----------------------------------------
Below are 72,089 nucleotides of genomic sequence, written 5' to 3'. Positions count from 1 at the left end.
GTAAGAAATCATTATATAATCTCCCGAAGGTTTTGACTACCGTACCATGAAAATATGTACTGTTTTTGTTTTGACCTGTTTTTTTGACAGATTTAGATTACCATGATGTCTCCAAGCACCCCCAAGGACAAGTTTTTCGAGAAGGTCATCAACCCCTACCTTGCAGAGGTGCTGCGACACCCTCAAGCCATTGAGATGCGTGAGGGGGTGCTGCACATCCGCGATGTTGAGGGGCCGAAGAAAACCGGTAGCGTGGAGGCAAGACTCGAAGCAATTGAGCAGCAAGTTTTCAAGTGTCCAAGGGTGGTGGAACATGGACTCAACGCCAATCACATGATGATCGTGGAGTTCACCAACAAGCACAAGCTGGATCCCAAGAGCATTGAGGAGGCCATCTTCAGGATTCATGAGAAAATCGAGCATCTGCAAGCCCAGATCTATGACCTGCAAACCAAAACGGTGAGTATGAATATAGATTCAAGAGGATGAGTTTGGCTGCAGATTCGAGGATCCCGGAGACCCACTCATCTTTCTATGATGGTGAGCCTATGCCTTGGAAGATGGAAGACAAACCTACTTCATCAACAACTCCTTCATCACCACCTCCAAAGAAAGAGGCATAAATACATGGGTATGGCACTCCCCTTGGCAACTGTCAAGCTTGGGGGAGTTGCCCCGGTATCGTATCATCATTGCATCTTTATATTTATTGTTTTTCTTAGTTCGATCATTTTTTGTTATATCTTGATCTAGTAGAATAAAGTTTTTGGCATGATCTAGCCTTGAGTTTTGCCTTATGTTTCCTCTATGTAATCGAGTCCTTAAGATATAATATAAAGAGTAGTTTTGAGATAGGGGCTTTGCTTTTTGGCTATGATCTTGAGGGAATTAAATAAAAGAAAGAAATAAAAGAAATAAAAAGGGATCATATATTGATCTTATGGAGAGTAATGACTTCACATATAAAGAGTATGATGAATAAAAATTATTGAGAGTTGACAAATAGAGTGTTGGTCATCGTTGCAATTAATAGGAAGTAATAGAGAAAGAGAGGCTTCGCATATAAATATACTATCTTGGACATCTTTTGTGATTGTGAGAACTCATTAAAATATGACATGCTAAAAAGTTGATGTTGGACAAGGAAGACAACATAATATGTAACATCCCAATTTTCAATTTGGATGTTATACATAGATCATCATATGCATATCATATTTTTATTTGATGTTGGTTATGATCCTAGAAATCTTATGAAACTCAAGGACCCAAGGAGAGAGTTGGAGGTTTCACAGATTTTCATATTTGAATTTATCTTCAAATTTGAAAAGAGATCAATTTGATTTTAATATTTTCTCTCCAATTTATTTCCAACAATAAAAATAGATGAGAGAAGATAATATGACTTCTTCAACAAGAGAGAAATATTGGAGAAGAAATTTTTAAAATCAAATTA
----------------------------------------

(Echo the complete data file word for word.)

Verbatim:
Below are 72,089 nucleotides of genomic sequence, written 5' to 3'. Positions count from 1 at the left end.
GTAAGAAATCATTATATAATCTCCCGAAGGTTTTGACTACCGTACCATGAAAATATGTACTGTTTTTGTTTTGACCTGTTTTTTTGACAGATTTAGATTACCATGATGTCTCCAAGCACCCCCAAGGACAAGTTTTTCGAGAAGGTCATCAACCCCTACCTTGCAGAGGTGCTGCGACACCCTCAAGCCATTGAGATGCGTGAGGGGGTGCTGCACATCCGCGATGTTGAGGGGCCGAAGAAAACCGGTAGCGTGGAGGCAAGACTCGAAGCAATTGAGCAGCAAGTTTTCAAGTGTCCAAGGGTGGTGGAACATGGACTCAACGCCAATCACATGATGATCGTGGAGTTCACCAACAAGCACAAGCTGGATCCCAAGAGCATTGAGGAGGCCATCTTCAGGATTCATGAGAAAATCGAGCATCTGCAAGCCCAGATCTATGACCTGCAAACCAAAACGGTGAGTATGAATATAGATTCAAGAGGATGAGTTTGGCTGCAGATTCGAGGATCCCGGAGACCCACTCATCTTTCTATGATGGTGAGCCTATGCCTTGGAAGATGGAAGACAAACCTACTTCATCAACAACTCCTTCATCACCACCTCCAAAGAAAGAGGCATAAATACATGGGTATGGCACTCCCCTTGGCAACTGTCAAGCTTGGGGGAGTTGCCCCGGTATCGTATCATCATTGCATCTTTATATTTATTGTTTTTCTTAGTTCGATCATTTTTTGTTATATCTTGATCTAGTAGAATAAAGTTTTTGGCATGATCTAGCCTTGAGTTTTGCCTTATGTTTCCTCTATGTAATCGAGTCCTTAAGATATAATATAAAGAGTAGTTTTGAGATAGGGGCTTTGCTTTTTGGCTATGATCTTGAGGGAATTAAATAAAAGAAAGAAATAAAAGAAATAAAAAGGGATCATATATTGATCTTATGGAGAGTAATGACTTCACATATAAAGAGTATGATGAATAAAAATTATTGAGAGTTGACAAATAGAGTGTTGGTCATCGTTGCAATTAATAGGAAGTAATAGAGAAAGAGAGGCTTCGCATATAAATATACTATCTTGGACATCTTTTGTGATTGTGAGAACTCATTAAAATATGACATGCTAAAAAGTTGATGTTGGACAAGGAAGACAACATAATATGTAACATCCCAATTTTCAATTTGGATGTTATACATAGATCATCATATGCATATCATATTTTTATTTGATGTTGGTTATGATCCTAGAAATCTTATGAAACTCAAGGACCCAAGGAGAGAGTTGGAGGTTTCACAGATTTTCATATTTGAATTTATCTTCAAATTTGAAAAGAGATCAATTTGATTTTAATATTTTCTCTCCAATTTATTTCCAACAATAAAAATAGATGAGAGAAGATAATATGACTTCTTCAACAAGAGAGAAATATTGGAGAAGAAATTTTTAAAATCAAATTA